In the present study, we focused on stage IV CRC including curative resected stage IV CRC and unresectable metastatic CRC, and demonstrated that CONUT score, PNI, and mGPS are independent prognostic factors for OS in patients with stage IV CRC regardless of curative potential. Our results are compatible with previous reports that PNI, mGPS, and CONUT score were prognostic factors in CRC patients undergoing curative resection (5, 7, 8, 14, 17), and that CONUT score was a prognostic factor in metastatic CRC patients undergoing chemotherapy (16). To our knowledge, this is the largest study to date that comprehensively assessed the prognostic significance of nutritional and inflammatory measures in patients with stage IV CRC. Given that nutritional and/or inflammatory status has been recognized as a host-related prognostic factor in pancreatic cancer and esophageal cancer (1), nutritional and inflammatory measures may also be useful for stage IV CRC in daily clinical practice.
We demonstrated that three nutritional and inflammatory measures tended to stratify OS in subgroup analysis according to the treatment strategy. Furthermore, multivariate analyses adjusted for known factors including surgical treatment revealed that the three nutritional and inflammatory measures were all independent prognostic factors for OS in patients with stage IV CRC. These results suggest that nutritional and inflammatory status may be a useful prognostic indicator regardless of treatment strategies. It is acceptable because nutritional status affects tolerability not only surgery but also chemotherapy(2, 22–27). Patients with advanced cancer are prone to malnutrition, which in turn can lead to postoperative complications and worse postoperative survival(22, 25, 27). Malnutrition is also associated with severe chemotherapy-related toxicity and reduced survival (2, 24). Although treatment strategies for stage IV CRC vary depending on guidelines (20, 28, 29), nutritional scores can be applied to the entire population of stage IV CRC patients.
In the present study, all nutritional and inflammatory measures were evaluated based on pretreatment data and adjusted for known factors. CONUT scores range from 0–12 points, and patients are typically allocated into two to four groups based on score (14, 30). Cut-off values differ by study, with no consensus. We divided our patients into three groups (low (0/1), intermediate (2/3), and high (≥ 4), determined using pretreatment data), and found that pretreatment CONUT score was an independent prognostic factor for OS in patients with stage IV CRC. However, it remains unclear whether CONUT scores change during clinical progression of the disease. Moreover, the impact of nutritional intervention on CONUT score is unclear. A number of studies have shown that nutritional intervention improves clinical outcomes of surgery and chemotherapy (31–35), suggesting that nutritional intervention should be considered for malnourished patients. CONUT score, which comprehensively evaluates prognosis and nutritional status, can be used as a tool to screen for patients who require nutritional intervention. Further prospective studies to assess how nutritional intervention improves CONUT scores and prognosis are warranted.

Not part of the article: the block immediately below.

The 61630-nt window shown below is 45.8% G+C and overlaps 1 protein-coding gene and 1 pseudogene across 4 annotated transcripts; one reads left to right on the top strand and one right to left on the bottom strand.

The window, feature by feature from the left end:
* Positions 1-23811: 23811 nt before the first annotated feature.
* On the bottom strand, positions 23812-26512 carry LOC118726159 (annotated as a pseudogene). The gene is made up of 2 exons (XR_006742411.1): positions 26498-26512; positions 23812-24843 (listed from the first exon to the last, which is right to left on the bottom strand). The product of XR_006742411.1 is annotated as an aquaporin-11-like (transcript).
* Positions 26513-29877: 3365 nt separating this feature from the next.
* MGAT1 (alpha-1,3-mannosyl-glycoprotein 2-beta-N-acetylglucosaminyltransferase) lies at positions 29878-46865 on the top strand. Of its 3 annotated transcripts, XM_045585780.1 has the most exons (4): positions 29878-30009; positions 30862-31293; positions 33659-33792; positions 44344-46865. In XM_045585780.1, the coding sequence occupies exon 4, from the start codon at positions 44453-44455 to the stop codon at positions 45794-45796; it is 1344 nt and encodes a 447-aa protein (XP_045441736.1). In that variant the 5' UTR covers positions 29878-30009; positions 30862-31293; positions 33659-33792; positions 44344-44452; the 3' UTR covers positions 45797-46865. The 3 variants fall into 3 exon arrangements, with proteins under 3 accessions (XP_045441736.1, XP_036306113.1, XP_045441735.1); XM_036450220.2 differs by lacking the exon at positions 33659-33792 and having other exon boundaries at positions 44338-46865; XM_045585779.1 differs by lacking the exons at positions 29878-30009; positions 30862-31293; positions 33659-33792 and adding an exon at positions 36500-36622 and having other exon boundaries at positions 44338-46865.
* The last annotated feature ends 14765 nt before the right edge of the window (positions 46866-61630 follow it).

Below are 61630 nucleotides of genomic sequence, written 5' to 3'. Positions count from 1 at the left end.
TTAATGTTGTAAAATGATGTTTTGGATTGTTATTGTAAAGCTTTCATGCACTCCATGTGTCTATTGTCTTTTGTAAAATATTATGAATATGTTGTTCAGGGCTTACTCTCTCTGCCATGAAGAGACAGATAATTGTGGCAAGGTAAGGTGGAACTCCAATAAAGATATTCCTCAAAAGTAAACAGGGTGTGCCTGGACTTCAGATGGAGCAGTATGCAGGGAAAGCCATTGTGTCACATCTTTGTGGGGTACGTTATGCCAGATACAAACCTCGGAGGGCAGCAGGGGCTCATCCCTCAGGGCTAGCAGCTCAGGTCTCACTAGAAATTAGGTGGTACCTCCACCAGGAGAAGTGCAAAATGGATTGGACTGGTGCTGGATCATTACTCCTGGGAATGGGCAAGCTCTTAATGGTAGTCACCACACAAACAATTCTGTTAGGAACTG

Many nutritional and inflammatory measures have been reported to be associated with cancer prognosis. However, it remains controversial as to which one of those measures is the most useful. Several studies have compared CONUT score with other measures. For instance, Toyokawa et al. (11) reported that CONUT score was an independent predictor of OS and relapse-free survival among thoracic esophageal squamous cell carcinoma patients and was superior to platelet-to-lymphocyte ratio, neutrophil-to-lymphocyte ratio, and GPS. Liu et al. (12) reported that CONUT score was an independent prognostic factor in patients with stage II-III gastric cancer receiving curative resection and adjuvant chemotherapy. In the low PNI group, CONUT score effectively stratified cancer-specific survival, suggesting it is potentially a better predictor for evaluating nutritional risk than PNI. In the present study, CONUT score, PNI, and mGPS were adjusted for known factors (i.e., age, gender, ECOG performance status, location of primary tumor, CEA levels, histological type, M category, and surgical treatment), and all three measures were independent prognostic factors in patients with stage IV CRC. Among them, however, CONUT score was significantly associated with OS. In contrast, there was no significant difference in OS between consecutive mGPS scores, suggesting that the distribution of CONUT scores was more balanced than that of mGPS scores. Unlike CONUT score and mGPS, there were only two groups by PNI; thus, CONUT scores may be more useful in stratifying patients with stage IV CRC compared to PNI and mGPS.
This study has some limitations. First, given the retrospective design and collection of data from one institution, there may have been selection bias. Second, although consecutive patients were enrolled, there have been significant changes during the long study period (2001 to 2015) in treatment strategies, such as chemotherapy. Thus, our study may not be fully reflective of current medical practice. The correlation between nutritional and inflammatory status and prognosis in stage IV CRC warrants further consideration and validation in prospective studies.